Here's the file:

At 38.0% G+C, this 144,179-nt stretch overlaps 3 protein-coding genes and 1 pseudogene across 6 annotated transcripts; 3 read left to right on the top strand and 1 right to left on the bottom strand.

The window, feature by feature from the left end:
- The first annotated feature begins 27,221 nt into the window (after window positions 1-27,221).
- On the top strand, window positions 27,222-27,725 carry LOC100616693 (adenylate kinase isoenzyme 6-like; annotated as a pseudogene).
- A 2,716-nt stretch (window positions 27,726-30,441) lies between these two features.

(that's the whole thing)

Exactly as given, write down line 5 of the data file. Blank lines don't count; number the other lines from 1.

- A 2,716-nt stretch (window positions 27,726-30,441) lies between these two features.